When I transferred to the Intensive Care Unit, everything came with me–large plastic bags stuffed with clothing, haphazardly stacked books and magazines, a jumble of flower arrangements. All of this traveled on a large, noisy cart as I was rushed from labor & delivery down to the ICU.
A nurse from labor & delivery also came with me. She was there to be an advocate for myself and my baby and to keep me connected to the doctors who had been caring for me upstairs.
Having my belongings and my family provided me comfort, but it was my doctors and nurses from labor & delivery who provided the security and knowledge that would ultimately save my life.
The chaos from upstairs traveled with me down to the ICU. A lot happened in that ICU before Dorothy was born. This part of my story is where I rely heavily on Mike to fill in the blanks. Through his careful recollection I know that I was on oxygen, that I had several blood transfusions, and that it was in the ICU when they realized that my kidneys had shut down. I was no longer producing urine and I was experiencing renal failure.
In addition to my kidneys shutting down, my liver was starting to decrease in function.
This happens with when a patient with preeclampsia also develops HELLP syndrome. Having HELLP syndrome means that your platelet counts are very low and your liver enzymes are elevated. Preeclampsia and HELLP can join forces and cause a host of complications for mother and baby. The most serious complication is mortality.
The preeclampsia and HELLP syndrome were killing me and the only thing that would begin to save me was delivering the baby and the placenta.
This was obvious to my doctors and nurses from L&D, but the doctors and nurses from the ICU were not as familiar with my condition and they were trying other avenues to stabilize me. There was a lot of back and forth between these specialized teams; each trying to do what they thought was best for their patient.
I was oblivious to this back and forth. In fact, I was oblivious to most everything that was going on around me. All I wanted was to sleep and even though my eyelids felt so heavy, I couldn’t close them.
Underneath the weakness and the fatigue was a nagging feeling inside of me that knew if I closed my eyes, they might not ever open again.
I was so scared. Even more scary, was the fact that I didn’t have the strength to explain what was happening to anyone. I just lay there trying to figure out how to rise out of the weakness. If only I had something to focus on; something to channel energy from. It was then that I felt a contraction. There was still a chance to see my daughter.
Quickly, I scanned the room for my nurse from L&D. She could help me. I told her what was happening and she ran to the phone to call for my doctors. One of my doctors, Dr. Mari, came to check my cervix. I was 10 centimeters dilated and fully effaced.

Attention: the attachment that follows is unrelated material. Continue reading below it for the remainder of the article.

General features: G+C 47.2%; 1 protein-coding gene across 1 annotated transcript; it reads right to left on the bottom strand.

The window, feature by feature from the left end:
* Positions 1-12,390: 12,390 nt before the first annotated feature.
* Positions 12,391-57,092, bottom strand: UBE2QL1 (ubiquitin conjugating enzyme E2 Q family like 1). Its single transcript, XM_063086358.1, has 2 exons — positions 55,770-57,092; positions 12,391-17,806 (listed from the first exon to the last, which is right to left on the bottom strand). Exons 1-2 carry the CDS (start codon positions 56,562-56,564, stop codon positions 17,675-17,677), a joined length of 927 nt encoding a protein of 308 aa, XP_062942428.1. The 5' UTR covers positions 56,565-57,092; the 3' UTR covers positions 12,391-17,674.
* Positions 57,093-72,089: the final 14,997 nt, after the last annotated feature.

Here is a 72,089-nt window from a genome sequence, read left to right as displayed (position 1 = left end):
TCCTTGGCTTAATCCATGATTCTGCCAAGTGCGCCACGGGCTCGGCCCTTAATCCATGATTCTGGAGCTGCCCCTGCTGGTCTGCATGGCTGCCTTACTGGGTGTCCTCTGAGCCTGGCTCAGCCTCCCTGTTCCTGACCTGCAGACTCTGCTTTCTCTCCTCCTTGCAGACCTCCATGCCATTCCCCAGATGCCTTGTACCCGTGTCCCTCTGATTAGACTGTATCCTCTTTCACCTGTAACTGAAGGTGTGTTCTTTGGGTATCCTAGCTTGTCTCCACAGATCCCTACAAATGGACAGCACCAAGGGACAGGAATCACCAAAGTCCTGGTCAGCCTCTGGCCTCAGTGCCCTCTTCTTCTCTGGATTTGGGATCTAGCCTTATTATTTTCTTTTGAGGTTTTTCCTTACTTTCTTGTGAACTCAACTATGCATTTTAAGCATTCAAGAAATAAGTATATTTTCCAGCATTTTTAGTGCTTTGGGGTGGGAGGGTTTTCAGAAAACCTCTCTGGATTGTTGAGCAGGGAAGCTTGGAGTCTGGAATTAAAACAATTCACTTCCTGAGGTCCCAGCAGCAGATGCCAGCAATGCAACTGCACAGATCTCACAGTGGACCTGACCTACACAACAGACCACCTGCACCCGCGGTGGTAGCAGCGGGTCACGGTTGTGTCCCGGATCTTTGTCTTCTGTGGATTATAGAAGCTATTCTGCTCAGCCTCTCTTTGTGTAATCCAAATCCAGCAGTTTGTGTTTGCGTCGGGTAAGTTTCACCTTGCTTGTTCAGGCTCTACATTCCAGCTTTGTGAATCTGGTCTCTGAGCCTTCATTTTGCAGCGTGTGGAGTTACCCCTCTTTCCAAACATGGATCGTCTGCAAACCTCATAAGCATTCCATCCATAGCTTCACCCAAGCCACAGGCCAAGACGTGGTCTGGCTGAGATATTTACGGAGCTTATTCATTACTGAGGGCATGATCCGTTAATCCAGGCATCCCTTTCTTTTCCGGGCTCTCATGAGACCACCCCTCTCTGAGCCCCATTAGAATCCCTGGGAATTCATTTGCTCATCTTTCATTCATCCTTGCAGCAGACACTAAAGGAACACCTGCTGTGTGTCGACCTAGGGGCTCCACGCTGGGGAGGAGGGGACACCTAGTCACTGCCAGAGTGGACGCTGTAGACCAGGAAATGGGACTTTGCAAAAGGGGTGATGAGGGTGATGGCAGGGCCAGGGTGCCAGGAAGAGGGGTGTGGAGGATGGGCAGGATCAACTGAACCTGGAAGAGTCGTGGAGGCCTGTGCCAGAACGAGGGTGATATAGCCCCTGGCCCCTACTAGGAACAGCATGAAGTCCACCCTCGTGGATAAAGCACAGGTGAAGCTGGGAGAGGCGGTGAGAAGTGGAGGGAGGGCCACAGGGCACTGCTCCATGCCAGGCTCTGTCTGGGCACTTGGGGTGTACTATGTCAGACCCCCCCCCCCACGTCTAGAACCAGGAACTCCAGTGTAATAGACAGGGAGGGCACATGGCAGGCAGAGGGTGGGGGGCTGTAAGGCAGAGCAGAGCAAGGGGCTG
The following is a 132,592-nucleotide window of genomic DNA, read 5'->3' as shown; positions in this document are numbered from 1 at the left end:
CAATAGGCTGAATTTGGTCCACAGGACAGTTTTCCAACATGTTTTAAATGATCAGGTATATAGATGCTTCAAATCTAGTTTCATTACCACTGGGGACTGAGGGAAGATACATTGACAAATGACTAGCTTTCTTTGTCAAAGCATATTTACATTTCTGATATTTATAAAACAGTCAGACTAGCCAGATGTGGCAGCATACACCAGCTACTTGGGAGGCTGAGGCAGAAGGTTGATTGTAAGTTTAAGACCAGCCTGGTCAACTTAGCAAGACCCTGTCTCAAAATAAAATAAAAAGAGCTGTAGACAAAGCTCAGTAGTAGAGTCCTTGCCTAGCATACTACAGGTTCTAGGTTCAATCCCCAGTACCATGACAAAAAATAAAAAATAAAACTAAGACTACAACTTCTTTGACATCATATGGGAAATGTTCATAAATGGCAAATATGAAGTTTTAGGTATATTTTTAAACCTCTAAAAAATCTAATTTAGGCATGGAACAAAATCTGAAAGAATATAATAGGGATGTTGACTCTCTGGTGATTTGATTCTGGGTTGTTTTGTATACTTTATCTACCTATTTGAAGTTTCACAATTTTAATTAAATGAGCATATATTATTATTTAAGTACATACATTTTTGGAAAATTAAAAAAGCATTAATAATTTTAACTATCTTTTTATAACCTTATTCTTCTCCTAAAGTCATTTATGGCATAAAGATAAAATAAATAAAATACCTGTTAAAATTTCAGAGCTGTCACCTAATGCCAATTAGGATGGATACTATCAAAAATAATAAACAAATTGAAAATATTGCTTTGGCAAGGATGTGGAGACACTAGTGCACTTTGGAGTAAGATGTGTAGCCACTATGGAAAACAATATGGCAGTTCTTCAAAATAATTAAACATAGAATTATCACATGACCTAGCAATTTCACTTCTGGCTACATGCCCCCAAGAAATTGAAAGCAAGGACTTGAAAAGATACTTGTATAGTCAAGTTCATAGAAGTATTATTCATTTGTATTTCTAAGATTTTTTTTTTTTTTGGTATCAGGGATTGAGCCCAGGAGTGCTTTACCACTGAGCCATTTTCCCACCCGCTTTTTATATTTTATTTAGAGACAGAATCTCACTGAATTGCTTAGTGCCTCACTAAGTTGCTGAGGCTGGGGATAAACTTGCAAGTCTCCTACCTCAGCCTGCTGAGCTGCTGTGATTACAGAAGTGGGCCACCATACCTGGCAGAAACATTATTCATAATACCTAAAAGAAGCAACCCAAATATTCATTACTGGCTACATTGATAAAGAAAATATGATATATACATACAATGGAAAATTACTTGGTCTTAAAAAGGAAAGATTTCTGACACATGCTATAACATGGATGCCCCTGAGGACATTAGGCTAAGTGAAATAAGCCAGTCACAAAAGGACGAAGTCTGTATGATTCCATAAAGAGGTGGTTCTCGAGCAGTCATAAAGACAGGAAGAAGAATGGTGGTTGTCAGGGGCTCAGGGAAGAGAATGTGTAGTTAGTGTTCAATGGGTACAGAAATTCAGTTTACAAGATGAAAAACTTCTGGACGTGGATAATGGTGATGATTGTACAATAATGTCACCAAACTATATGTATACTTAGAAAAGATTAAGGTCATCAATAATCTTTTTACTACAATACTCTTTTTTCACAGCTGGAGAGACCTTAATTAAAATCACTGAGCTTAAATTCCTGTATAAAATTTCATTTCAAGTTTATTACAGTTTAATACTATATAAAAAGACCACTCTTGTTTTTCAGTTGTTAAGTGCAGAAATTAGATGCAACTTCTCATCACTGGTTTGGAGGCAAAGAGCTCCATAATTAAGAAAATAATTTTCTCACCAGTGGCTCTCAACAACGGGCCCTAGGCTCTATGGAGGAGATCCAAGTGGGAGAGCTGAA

It was time to have a baby.
I froze. I was wrong. I couldn’t do this. If I gave birth to Dorothy then this would all be real. I knew she was gone. As long as she stayed inside of me, I could feed on the delusional hope that she was somehow alive. Giving birth to her meant putting an end to the hope.
I wanted there to be another option. What I was facing was impossible. How could I go through the pain of childbirth knowing that I was giving birth to death?
I turned to Mike for permission to give up but once I looked at him I didn’t inquire further. In his eyes, I found the strength I needed to keep going.
There was so much about my birth with Dorothy that was imperfect. I was frustrated by the wires and tubes that got in the way while I labored. The oxygen mask kept getting pushed up into my eyes and obstructing my vision. The room was full of machines that beeped and squealed their unpleasant reminders of where I was being forced to deliver. It was so far from the ideal birth scenario.
And still, I gave birth.
I labored and pushed. I panted and screamed. I was slick with sweat and blood and tears. I did it all.
At 10:14 in the morning, on February 22, 2016, Dorothy Grace Helena Whalen came into the world. She never made a sound and her eyes never opened, but she was perfection.
As the nurse placed her in my arms, I felt the weight of her tiny body. Even though she was so small, I immediately sensed her impact. Her lightness bore a heaviness that settled on my heart.
I knew right then and there that my life would never be the same.
In that silent moment, I could only imagine the pain that was to come for our family. I didn’t yet realize the heartache and agony that would fill our days without her. I could not know what was ahead for us in our journey through grief and loss.
The only thing I could focus on was her. Her tiny lips and delicate face. The way it felt to carefully pass her to Mike and watch him rock her. The rush of joy it brought me to sing to her and whisper her name–Dorothy.
Before the heartbreak of her death truly set in, all I could feel was the love of a mother and her child.
It was a love that was pouring from my heart and spilling onto my cheeks. A love that was escaping me in breathy sobs and tiny kisses. It was a love that I had never felt before and it was all because of her.
When Dorothy arrived, the love came with her. As I delivered her into this world, she delivered to us an everlasting gift. Because even when she had to leave, the love is what stayed.
And it was the love she left us with that has carried us through the aftermath.